Medicina Radio Astronomical Station

IRA - Institute of Radio Astronomy

INAF - National Institute for Astrophysics

Technology Developments for Radio Telescopes

The Medicina radio astronomical station staff has gained deep know-how in many topics related to the construction of radio telescopes. Inside the station labs many technological solutions were designed, developed and tested. Examples of the achieved skills are provided by the making of: the active surface system for Noto and SRT, a new vertex room concept for "frequency agility" implemented in Medicina and Noto and an innovative rail solution developed for all the Italian dish antennas.

Due to their experience, engineers and technicians working in Medicina have been leading different phases of the SRT (Sardinia Radio Telescope) design and construction. They were involved in:

- Supervision on Mechanic construction

- Active Surface Actuators

- Servomechanism for antenna movement

- Minor servos

- Cabling of control electronic systems

- Software for antenna control and observation management

- Riceivers

- Data Acquisition Systems (backends in continuum)

The assembly and commissioning of the receivers at present installed on the SRT (C band, K band and L/P band) took place in Medicina, both inside the labs and through the use of the 32-m dish as a test-bed.

SKA (Square Kilometre Array) is an international project involving many countries: Italy, The Netherlands, Great Britain, Sweden, China, Australia, Canada and South Africa. Its goal is the production of a powerful new generation radio telescope: SKA will be up to one hundred times more sensitive than of any of the existing radio telescopes. This instrument will be based on a huge number of substations, deployed in 3,000-kilometer wide areas located in Australia and South Africa. It will allow a next generation of scientists to observe the radio sky with unprecedented performance.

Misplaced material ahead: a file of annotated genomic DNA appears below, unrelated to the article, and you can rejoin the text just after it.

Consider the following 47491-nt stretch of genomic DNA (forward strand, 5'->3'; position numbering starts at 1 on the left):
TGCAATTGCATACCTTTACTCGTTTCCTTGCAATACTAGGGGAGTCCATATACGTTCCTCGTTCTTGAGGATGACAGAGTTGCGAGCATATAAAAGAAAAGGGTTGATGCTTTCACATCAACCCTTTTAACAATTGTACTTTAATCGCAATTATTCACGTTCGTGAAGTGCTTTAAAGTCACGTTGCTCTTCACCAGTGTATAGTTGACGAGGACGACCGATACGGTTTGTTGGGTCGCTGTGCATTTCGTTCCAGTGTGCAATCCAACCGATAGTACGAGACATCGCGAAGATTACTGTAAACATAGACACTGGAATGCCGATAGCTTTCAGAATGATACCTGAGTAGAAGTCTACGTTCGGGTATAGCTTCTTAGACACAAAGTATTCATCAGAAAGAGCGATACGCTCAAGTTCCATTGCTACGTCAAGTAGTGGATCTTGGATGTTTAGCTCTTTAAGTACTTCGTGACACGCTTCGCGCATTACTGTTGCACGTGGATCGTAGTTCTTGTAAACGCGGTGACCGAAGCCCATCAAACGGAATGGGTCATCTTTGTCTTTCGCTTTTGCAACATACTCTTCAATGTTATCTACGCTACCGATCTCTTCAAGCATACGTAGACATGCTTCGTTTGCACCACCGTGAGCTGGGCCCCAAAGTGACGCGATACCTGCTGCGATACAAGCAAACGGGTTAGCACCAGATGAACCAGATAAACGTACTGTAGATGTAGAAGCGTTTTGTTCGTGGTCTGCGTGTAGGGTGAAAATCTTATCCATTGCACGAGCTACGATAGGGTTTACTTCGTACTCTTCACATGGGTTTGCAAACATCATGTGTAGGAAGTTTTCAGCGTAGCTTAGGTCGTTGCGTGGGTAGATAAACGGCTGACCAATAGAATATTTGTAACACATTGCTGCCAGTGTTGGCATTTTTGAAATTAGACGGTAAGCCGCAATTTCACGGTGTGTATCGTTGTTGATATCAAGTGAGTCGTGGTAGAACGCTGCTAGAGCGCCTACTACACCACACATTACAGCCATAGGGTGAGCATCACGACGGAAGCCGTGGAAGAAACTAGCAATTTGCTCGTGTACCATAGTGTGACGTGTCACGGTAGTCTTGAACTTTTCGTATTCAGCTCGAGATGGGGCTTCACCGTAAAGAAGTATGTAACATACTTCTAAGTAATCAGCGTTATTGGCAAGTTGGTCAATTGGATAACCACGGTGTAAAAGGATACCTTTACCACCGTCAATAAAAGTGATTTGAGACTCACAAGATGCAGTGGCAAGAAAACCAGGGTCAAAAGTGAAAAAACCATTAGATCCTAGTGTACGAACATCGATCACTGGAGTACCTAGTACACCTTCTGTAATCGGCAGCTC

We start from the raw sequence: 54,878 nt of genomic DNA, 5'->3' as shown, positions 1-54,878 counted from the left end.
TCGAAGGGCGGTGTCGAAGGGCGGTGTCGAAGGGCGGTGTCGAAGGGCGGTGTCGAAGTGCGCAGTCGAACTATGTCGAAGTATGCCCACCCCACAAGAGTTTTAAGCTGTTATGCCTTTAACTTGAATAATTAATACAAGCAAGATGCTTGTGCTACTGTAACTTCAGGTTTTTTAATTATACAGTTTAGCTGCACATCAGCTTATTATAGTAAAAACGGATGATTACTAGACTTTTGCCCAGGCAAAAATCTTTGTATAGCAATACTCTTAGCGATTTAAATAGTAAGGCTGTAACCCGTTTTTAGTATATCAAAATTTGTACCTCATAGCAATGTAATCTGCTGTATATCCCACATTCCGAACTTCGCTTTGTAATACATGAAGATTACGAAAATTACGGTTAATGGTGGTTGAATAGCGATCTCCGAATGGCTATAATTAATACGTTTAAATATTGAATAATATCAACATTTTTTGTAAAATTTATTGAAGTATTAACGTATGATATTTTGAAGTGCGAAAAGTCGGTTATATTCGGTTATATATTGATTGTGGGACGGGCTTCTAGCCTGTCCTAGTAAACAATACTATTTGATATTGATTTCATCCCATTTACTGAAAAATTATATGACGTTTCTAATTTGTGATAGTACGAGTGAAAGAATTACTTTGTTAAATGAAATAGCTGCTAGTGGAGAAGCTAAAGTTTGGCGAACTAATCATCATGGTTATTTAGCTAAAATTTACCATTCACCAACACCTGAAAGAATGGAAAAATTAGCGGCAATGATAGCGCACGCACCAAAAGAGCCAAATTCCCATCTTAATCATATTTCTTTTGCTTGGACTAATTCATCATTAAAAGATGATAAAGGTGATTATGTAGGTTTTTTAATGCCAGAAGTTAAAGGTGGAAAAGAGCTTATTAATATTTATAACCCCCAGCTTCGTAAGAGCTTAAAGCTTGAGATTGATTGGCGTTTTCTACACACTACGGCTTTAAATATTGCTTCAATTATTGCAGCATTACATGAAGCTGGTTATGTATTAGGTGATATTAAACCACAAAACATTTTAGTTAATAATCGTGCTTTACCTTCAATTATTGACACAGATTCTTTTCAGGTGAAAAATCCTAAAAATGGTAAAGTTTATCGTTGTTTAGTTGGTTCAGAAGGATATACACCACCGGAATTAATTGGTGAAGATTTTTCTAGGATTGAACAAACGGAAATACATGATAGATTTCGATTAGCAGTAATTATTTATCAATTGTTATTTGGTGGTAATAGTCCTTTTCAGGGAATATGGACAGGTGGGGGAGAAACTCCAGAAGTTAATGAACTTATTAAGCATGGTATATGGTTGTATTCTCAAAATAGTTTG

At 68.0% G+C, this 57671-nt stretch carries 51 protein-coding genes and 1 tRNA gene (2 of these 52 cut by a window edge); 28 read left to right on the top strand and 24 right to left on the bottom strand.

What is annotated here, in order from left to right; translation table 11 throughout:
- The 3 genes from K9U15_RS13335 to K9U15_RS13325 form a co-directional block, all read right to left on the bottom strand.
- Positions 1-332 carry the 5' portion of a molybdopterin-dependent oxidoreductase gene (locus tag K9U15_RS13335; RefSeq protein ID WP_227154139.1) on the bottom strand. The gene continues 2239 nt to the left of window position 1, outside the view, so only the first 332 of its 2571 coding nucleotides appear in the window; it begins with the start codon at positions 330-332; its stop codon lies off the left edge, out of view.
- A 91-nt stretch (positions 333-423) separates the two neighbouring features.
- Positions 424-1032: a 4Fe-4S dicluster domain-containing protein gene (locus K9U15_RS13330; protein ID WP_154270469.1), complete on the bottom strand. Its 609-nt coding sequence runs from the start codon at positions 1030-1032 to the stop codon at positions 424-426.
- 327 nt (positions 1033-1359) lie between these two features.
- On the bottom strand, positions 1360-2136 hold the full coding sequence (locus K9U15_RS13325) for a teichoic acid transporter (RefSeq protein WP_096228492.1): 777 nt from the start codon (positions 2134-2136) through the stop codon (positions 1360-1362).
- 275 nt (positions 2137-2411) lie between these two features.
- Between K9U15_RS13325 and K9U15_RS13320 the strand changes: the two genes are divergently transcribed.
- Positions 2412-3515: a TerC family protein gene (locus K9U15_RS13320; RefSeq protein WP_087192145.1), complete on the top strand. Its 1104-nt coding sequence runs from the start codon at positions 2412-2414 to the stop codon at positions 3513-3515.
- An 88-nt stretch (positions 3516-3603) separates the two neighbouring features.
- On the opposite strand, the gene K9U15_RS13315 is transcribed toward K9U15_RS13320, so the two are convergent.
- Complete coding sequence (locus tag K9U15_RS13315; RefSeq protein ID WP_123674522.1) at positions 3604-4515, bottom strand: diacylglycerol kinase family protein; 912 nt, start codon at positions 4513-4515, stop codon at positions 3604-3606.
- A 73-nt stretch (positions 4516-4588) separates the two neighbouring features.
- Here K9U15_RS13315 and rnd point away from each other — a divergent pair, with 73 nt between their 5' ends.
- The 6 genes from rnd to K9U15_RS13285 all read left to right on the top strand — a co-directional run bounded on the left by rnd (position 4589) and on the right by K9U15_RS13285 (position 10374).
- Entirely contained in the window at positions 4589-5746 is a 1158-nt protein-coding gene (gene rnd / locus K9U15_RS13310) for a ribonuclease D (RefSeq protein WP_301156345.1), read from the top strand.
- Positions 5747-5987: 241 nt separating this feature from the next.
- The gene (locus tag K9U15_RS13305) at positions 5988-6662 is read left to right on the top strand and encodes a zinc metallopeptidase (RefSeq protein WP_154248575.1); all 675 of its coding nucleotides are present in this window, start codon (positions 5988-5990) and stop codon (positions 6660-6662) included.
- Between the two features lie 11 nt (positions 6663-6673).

INAF-IRA is Work Package Leader for the receiving system – the one in charge of amplifying and filtering the signals between the LNA (Low Noise Amplifier) output and the ADC (Analog to Digital Converter) input. The Medicina station is studying all the problems related to the "antenna array implementation" using a prototype called MAD (Medicina Array Demonstrator). Experts are paying particular attention to the array calibration methodologies, testing new back-ends together with the software and algorithms in use.